City council reviews private sector desalination plant proposals

In 2018, 10 private companies presented to Corpus Christi City staff their proposals for alternative water sources for the city.

The city never asked for more information, including costs, about the companies’ proposals.

However, the city is still seeking a loan of $ 222.5 million from the Texas Water Development Board to build a seawater desalination plant in the inner harbor of the Corpus Christi Channel.

City council members Rudy Garza, Gil Hernandez, Ben Molina and Paulette Guarjardo want to know more about the proposals of private companies. They submitted a request to add the 2018 private sector presentations to the September 29 agenda.

At its regular Tuesday meeting, council approved the request. The municipal staff will make a synthetic presentation of the 10 companies’ proposals.

Engineering firm Freese and Nichols is looking for sites for two seawater desalination plants in Corpus Christi.

The motion was approved with an amendment from General Council member Hernandez to allow companies to provide more information directly to the council if they wish, virtually or in person.

City staff will also provide an update on the Corpus Christi Port’s desalination permit application.

Here are the companies:

  • Consolidated Water Co Ltd
  • Corpus Christi Civic Leadership Group
  • IDE Americas, Inc.
  • Poseidon Water LLC
  • Poseidon Water – Suez
  • Veolia Water North America – Central, LLC
  • Evangeline / Laguna LP
  • Seven Seas Water Corporation B

Why pursue a desalination plant?

Corpus Christi is a water supplier for seven counties with a combined population of over 500,000 people, said city manager Peter Zanoni.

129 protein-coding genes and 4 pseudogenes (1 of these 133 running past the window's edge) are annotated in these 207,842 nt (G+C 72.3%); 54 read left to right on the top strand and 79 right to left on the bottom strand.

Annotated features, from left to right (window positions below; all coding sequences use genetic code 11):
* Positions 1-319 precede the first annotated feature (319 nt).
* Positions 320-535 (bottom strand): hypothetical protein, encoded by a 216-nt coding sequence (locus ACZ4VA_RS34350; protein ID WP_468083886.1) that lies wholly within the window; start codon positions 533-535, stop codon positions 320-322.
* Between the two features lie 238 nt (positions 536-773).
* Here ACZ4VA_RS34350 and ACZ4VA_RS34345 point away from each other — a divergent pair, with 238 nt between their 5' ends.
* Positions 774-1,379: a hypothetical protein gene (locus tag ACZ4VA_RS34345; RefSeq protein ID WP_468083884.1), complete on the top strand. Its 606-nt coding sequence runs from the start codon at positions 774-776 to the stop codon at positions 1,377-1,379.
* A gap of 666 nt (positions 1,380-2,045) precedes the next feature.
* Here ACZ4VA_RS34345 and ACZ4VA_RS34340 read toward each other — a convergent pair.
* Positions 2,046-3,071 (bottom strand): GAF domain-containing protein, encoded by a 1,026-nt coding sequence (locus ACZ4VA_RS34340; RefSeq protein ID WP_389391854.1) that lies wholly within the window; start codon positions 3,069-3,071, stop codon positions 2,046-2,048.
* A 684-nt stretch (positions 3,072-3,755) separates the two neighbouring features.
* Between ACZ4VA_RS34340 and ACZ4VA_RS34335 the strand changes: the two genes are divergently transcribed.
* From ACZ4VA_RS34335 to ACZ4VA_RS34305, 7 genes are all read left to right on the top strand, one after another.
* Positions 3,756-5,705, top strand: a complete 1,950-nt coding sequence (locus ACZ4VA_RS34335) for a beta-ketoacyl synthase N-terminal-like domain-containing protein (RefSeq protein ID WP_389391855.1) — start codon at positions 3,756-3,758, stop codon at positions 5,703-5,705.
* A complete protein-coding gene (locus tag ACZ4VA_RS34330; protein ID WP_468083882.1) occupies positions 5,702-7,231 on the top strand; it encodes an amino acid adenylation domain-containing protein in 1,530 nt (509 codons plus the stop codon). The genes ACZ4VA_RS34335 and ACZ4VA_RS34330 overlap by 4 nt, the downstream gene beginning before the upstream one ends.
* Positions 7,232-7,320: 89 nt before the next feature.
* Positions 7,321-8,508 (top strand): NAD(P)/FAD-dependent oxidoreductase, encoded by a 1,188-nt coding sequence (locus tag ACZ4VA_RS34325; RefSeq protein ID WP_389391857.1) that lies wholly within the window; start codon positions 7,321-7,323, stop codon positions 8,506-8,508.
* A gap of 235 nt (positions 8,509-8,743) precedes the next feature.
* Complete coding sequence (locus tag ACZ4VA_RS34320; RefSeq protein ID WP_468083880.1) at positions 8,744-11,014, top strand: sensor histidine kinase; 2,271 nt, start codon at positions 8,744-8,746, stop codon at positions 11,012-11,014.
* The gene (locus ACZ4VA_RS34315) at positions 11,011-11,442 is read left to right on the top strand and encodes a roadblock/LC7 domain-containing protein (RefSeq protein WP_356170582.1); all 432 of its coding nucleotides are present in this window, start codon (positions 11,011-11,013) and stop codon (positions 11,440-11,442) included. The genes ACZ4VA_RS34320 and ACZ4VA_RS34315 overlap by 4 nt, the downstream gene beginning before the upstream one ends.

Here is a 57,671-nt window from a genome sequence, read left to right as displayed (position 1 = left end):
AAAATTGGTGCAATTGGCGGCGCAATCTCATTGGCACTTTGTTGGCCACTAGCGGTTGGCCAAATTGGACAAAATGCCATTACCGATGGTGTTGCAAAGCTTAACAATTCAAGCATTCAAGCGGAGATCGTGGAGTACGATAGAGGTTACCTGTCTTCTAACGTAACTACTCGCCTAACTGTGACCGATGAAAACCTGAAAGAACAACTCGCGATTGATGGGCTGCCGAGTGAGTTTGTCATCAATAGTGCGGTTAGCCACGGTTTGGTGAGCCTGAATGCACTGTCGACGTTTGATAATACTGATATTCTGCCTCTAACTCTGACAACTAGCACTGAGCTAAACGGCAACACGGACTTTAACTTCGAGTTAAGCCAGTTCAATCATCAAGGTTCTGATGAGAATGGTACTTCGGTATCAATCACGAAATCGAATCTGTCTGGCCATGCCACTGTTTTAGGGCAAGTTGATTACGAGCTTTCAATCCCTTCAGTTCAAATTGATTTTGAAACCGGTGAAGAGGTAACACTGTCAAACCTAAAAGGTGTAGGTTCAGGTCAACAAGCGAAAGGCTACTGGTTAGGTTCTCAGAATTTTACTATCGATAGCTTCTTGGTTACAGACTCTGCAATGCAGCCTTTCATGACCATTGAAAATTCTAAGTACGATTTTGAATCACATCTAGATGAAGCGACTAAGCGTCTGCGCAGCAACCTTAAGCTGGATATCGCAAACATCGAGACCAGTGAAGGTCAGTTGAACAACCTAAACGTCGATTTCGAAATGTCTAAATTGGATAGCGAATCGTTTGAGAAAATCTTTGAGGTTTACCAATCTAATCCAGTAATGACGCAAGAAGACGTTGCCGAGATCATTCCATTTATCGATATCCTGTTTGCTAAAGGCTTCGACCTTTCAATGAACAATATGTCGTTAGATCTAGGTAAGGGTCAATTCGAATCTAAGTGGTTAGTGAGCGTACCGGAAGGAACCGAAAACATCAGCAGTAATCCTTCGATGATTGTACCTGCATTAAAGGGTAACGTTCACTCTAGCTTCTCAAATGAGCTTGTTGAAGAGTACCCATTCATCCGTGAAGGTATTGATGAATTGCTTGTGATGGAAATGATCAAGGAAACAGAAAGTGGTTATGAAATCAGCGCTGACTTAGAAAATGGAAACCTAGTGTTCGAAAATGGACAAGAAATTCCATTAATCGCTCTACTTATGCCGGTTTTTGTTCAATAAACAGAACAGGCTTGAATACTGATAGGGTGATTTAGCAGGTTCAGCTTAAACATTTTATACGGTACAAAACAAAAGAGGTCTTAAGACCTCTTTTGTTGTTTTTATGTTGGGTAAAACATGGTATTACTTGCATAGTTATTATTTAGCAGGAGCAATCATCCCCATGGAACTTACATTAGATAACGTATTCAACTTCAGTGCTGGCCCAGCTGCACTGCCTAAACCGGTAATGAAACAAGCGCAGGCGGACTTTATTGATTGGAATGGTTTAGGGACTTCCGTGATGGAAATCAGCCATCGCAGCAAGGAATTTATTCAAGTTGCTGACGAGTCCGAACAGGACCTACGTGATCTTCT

The city has experienced major droughts for decades, one of the worst from 2011 to 2013.

And within two and a half years, the Corpus Christi area is expected to reach 75 percent of the farm water supply yield, or the maximum amount of water that can be guaranteed during a critical drought.

To combat this, city officials have been planning to build a seawater desalination plant for about a decade, Zanoni said.

In August, the board authorized a financing deal with the Texas Water Development Board for an $ 11.4 million loan to begin the licensing process for one of the two desalination plants.

The total amount of loans the city could get through the state agency to build a desalination plant is around $ 222.5 million.

The authorization of the financing agreement was voted with six members of the council voting for and three against. Council members Guajardo, Garza and Hernandez voted no.

All three said they support desalination, but not the way the city is pursuing it. They want to look at options other than the government big loan, including a public-private partnership.

Other council members, including Mayor Joe McComb, who backed the action, say the loan is a good opportunity not to be missed. They also think it’s cheaper than a public-private partnership to finance and build the plant.

Zanoni said the planned desalination plant would be the first of two ventures by the city. The other site under consideration is in the LaQuinta Canal in San Patricio County.

Kathryn Cargo tracks business openings and developments while reporting on the impacts of city government decisions.Check out our subscription options and special offers at

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